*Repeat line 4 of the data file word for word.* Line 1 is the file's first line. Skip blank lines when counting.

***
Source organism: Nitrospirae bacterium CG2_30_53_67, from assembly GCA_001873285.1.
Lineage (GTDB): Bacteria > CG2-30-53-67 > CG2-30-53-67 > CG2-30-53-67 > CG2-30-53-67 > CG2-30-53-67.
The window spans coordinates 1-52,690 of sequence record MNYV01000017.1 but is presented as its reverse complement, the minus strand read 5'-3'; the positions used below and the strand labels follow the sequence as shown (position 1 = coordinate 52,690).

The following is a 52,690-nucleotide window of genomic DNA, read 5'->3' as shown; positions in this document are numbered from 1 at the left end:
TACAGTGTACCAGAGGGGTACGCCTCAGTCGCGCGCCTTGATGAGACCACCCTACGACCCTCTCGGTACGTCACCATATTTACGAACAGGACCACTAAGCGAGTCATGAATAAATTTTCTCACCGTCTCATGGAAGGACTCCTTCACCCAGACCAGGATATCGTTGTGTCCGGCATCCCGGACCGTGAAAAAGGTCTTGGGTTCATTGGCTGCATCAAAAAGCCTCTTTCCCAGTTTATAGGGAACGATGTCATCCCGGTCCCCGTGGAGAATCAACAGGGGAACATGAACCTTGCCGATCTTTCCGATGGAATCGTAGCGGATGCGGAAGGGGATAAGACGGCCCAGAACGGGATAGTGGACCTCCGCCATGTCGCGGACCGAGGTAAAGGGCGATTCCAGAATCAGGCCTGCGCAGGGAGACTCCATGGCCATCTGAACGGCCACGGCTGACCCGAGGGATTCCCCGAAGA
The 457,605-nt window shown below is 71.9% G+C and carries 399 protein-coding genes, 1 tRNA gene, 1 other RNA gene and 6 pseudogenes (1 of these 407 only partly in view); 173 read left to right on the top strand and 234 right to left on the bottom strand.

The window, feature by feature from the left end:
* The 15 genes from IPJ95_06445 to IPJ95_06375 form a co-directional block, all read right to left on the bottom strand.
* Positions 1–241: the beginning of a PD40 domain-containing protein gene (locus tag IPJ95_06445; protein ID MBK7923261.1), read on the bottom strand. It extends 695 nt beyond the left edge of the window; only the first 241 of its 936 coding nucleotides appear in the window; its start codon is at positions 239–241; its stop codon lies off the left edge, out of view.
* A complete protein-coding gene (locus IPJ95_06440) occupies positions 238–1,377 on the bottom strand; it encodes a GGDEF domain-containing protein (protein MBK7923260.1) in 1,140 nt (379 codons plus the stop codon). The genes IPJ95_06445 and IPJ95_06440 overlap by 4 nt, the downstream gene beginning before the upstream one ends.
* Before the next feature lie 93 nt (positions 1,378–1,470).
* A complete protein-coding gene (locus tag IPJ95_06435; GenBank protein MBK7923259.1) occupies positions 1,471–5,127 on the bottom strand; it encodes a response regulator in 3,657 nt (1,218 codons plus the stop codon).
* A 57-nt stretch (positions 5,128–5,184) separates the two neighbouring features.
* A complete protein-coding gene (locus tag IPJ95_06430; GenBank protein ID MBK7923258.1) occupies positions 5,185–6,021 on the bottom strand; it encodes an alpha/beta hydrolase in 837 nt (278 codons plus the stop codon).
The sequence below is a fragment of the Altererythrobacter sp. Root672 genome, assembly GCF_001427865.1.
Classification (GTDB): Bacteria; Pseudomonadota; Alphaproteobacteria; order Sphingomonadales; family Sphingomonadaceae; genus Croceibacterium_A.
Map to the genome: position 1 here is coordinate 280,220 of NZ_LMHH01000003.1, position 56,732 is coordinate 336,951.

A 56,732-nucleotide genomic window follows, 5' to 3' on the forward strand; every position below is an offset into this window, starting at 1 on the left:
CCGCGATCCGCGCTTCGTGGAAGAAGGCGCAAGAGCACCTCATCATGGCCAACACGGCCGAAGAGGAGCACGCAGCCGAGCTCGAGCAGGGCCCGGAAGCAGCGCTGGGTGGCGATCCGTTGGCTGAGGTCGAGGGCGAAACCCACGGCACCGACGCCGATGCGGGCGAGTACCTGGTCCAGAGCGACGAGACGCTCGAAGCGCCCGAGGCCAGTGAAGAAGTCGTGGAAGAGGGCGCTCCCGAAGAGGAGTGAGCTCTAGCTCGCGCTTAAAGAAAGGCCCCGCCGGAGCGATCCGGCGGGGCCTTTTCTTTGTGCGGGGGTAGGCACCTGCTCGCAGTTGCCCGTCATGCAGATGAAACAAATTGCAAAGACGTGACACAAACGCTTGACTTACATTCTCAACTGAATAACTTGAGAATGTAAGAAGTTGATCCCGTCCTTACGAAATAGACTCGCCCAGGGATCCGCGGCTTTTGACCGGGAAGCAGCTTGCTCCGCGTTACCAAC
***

The following is a 52,690-nucleotide window of genomic DNA, read 5'->3' as shown; positions in this document are numbered from 1 at the left end: